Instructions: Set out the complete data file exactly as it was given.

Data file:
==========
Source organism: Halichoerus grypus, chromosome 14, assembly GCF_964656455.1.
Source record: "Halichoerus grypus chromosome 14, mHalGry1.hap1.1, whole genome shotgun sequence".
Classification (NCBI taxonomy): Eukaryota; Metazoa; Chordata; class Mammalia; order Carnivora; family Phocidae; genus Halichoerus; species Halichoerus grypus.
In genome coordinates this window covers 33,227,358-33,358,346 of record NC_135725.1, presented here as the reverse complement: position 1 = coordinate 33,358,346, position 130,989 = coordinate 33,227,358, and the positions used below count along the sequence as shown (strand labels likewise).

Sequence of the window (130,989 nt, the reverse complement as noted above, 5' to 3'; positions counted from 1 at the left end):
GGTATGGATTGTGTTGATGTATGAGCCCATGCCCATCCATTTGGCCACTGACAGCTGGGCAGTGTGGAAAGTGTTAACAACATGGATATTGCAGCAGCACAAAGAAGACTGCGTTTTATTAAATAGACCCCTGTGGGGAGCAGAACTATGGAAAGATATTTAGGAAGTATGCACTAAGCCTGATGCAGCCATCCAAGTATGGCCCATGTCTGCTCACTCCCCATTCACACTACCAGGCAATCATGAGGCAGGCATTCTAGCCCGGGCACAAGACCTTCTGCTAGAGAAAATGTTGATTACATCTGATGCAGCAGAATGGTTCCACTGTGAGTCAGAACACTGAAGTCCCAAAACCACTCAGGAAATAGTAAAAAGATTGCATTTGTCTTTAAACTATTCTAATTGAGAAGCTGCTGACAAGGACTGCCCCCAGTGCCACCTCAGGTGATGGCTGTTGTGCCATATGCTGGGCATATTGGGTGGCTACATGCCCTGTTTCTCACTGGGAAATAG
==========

Source organism: Halichoerus grypus, chromosome 14, assembly GCF_964656455.1.
Source record: "Halichoerus grypus chromosome 14, mHalGry1.hap1.1, whole genome shotgun sequence".
Classification (NCBI taxonomy): Eukaryota; Metazoa; Chordata; class Mammalia; order Carnivora; family Phocidae; genus Halichoerus; species Halichoerus grypus.
In genome coordinates this window covers 33,227,358-33,358,346 of record NC_135725.1, presented here as the reverse complement: position 1 = coordinate 33,358,346, position 130,989 = coordinate 33,227,358, and the positions used below count along the sequence as shown (strand labels likewise).

Sequence of the window (130,989 nt, the reverse complement as noted above, 5' to 3'; positions counted from 1 at the left end):
GGTATGGATTGTGTTGATGTATGAGCCCATGCCCATCCATTTGGCCACTGACAGCTGGGCAGTGTGGAAAGTGTTAACAACATGGATATTGCAGCAGCACAAAGAAGACTGCGTTTTATTAAATAGACCCCTGTGGGGAGCAGAACTATGGAAAGATATTTAGGAAGTATGCACTAAGCCTGATGCAGCCATCCAAGTATGGCCCATGTCTGCTCACTCCCCATTCACACTACCAGGCAATCATGAGGCAGGCATTCTAGCCCGGGCACAAGACCTTCTGCTAGAGAAAATGTTGATTACATCTGATGCAGCAGAATGGTTCCACTGTGAGTCAGAACACTGAAGTCCCAAAACCACTCAGGAAATAGTAAAAAGATTGCATTTGTCTTTAAACTATTCTAATTGAGAAGCTGCTGACAAGGACTGCCCCCAGTGCCACCTCAGGTGATGGCTGTTGTGCCATATGCTGGGCATATTGGGTGGCTACATGCCCTGTTTCTCACTGGGAAATAG